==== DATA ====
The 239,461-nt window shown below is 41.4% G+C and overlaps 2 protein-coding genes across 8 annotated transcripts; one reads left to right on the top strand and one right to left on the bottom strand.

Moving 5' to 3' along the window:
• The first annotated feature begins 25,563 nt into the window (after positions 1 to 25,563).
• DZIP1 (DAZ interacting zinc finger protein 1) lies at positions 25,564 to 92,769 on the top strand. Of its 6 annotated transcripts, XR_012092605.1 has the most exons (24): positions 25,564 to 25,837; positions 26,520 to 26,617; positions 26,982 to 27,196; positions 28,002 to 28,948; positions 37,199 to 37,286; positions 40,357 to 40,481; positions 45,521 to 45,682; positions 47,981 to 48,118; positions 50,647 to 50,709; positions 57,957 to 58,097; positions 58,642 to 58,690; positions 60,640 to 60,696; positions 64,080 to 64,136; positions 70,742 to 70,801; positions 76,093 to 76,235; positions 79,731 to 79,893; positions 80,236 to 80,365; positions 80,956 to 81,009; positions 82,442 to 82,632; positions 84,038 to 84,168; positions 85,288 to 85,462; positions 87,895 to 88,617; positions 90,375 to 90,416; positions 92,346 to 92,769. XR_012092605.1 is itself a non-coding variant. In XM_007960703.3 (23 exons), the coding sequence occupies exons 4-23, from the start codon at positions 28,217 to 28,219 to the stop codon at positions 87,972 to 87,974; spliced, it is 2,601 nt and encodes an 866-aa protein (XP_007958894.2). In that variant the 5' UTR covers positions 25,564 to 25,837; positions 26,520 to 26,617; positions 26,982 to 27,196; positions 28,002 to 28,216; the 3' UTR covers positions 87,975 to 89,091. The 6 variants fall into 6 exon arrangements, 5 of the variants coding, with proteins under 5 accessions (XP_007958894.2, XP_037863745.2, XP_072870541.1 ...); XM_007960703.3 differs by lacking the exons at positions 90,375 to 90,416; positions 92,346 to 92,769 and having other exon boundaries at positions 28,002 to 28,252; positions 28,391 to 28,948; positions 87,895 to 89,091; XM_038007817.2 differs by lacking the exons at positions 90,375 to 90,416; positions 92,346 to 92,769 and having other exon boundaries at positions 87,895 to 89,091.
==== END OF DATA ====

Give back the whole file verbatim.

The 239,461-nt window shown below is 41.4% G+C and overlaps 2 protein-coding genes across 8 annotated transcripts; one reads left to right on the top strand and one right to left on the bottom strand.

Moving 5' to 3' along the window:
• The first annotated feature begins 25,563 nt into the window (after positions 1 to 25,563).
• DZIP1 (DAZ interacting zinc finger protein 1) lies at positions 25,564 to 92,769 on the top strand. Of its 6 annotated transcripts, XR_012092605.1 has the most exons (24): positions 25,564 to 25,837; positions 26,520 to 26,617; positions 26,982 to 27,196; positions 28,002 to 28,948; positions 37,199 to 37,286; positions 40,357 to 40,481; positions 45,521 to 45,682; positions 47,981 to 48,118; positions 50,647 to 50,709; positions 57,957 to 58,097; positions 58,642 to 58,690; positions 60,640 to 60,696; positions 64,080 to 64,136; positions 70,742 to 70,801; positions 76,093 to 76,235; positions 79,731 to 79,893; positions 80,236 to 80,365; positions 80,956 to 81,009; positions 82,442 to 82,632; positions 84,038 to 84,168; positions 85,288 to 85,462; positions 87,895 to 88,617; positions 90,375 to 90,416; positions 92,346 to 92,769. XR_012092605.1 is itself a non-coding variant. In XM_007960703.3 (23 exons), the coding sequence occupies exons 4-23, from the start codon at positions 28,217 to 28,219 to the stop codon at positions 87,972 to 87,974; spliced, it is 2,601 nt and encodes an 866-aa protein (XP_007958894.2). In that variant the 5' UTR covers positions 25,564 to 25,837; positions 26,520 to 26,617; positions 26,982 to 27,196; positions 28,002 to 28,216; the 3' UTR covers positions 87,975 to 89,091. The 6 variants fall into 6 exon arrangements, 5 of the variants coding, with proteins under 5 accessions (XP_007958894.2, XP_037863745.2, XP_072870541.1 ...); XM_007960703.3 differs by lacking the exons at positions 90,375 to 90,416; positions 92,346 to 92,769 and having other exon boundaries at positions 28,002 to 28,252; positions 28,391 to 28,948; positions 87,895 to 89,091; XM_038007817.2 differs by lacking the exons at positions 90,375 to 90,416; positions 92,346 to 92,769 and having other exon boundaries at positions 87,895 to 89,091.